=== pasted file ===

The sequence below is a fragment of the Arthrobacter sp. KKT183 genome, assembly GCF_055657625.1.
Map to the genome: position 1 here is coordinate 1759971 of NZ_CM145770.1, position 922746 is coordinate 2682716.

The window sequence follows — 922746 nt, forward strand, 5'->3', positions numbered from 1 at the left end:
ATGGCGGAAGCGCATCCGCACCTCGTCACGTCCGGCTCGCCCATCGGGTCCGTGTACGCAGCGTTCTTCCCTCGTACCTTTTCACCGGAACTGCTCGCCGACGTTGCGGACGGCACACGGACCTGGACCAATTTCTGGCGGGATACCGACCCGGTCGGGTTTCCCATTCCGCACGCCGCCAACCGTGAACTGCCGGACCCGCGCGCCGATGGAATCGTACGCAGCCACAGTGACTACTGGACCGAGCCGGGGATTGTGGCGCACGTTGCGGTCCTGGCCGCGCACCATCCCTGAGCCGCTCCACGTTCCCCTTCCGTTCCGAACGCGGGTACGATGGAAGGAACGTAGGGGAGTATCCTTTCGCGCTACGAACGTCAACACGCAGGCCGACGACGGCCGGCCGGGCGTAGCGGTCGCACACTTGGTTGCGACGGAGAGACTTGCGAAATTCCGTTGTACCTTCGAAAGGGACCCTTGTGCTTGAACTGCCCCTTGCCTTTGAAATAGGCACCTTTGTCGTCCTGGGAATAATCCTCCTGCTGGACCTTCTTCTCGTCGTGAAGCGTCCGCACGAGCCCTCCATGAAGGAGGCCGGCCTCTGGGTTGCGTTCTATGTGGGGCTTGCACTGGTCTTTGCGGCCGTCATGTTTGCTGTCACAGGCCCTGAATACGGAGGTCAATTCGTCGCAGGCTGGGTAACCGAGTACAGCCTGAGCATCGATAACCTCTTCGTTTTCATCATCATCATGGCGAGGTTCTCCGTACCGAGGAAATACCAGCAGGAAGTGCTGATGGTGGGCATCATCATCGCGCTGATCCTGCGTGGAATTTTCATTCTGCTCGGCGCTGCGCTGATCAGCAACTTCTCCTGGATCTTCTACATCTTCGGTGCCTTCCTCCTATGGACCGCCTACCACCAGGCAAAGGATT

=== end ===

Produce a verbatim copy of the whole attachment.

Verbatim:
The sequence below is a fragment of the Arthrobacter sp. KKT183 genome, assembly GCF_055657625.1.
Map to the genome: position 1 here is coordinate 1759971 of NZ_CM145770.1, position 922746 is coordinate 2682716.

The window sequence follows — 922746 nt, forward strand, 5'->3', positions numbered from 1 at the left end:
ATGGCGGAAGCGCATCCGCACCTCGTCACGTCCGGCTCGCCCATCGGGTCCGTGTACGCAGCGTTCTTCCCTCGTACCTTTTCACCGGAACTGCTCGCCGACGTTGCGGACGGCACACGGACCTGGACCAATTTCTGGCGGGATACCGACCCGGTCGGGTTTCCCATTCCGCACGCCGCCAACCGTGAACTGCCGGACCCGCGCGCCGATGGAATCGTACGCAGCCACAGTGACTACTGGACCGAGCCGGGGATTGTGGCGCACGTTGCGGTCCTGGCCGCGCACCATCCCTGAGCCGCTCCACGTTCCCCTTCCGTTCCGAACGCGGGTACGATGGAAGGAACGTAGGGGAGTATCCTTTCGCGCTACGAACGTCAACACGCAGGCCGACGACGGCCGGCCGGGCGTAGCGGTCGCACACTTGGTTGCGACGGAGAGACTTGCGAAATTCCGTTGTACCTTCGAAAGGGACCCTTGTGCTTGAACTGCCCCTTGCCTTTGAAATAGGCACCTTTGTCGTCCTGGGAATAATCCTCCTGCTGGACCTTCTTCTCGTCGTGAAGCGTCCGCACGAGCCCTCCATGAAGGAGGCCGGCCTCTGGGTTGCGTTCTATGTGGGGCTTGCACTGGTCTTTGCGGCCGTCATGTTTGCTGTCACAGGCCCTGAATACGGAGGTCAATTCGTCGCAGGCTGGGTAACCGAGTACAGCCTGAGCATCGATAACCTCTTCGTTTTCATCATCATCATGGCGAGGTTCTCCGTACCGAGGAAATACCAGCAGGAAGTGCTGATGGTGGGCATCATCATCGCGCTGATCCTGCGTGGAATTTTCATTCTGCTCGGCGCTGCGCTGATCAGCAACTTCTCCTGGATCTTCTACATCTTCGGTGCCTTCCTCCTATGGACCGCCTACCACCAGGCAAAGGATT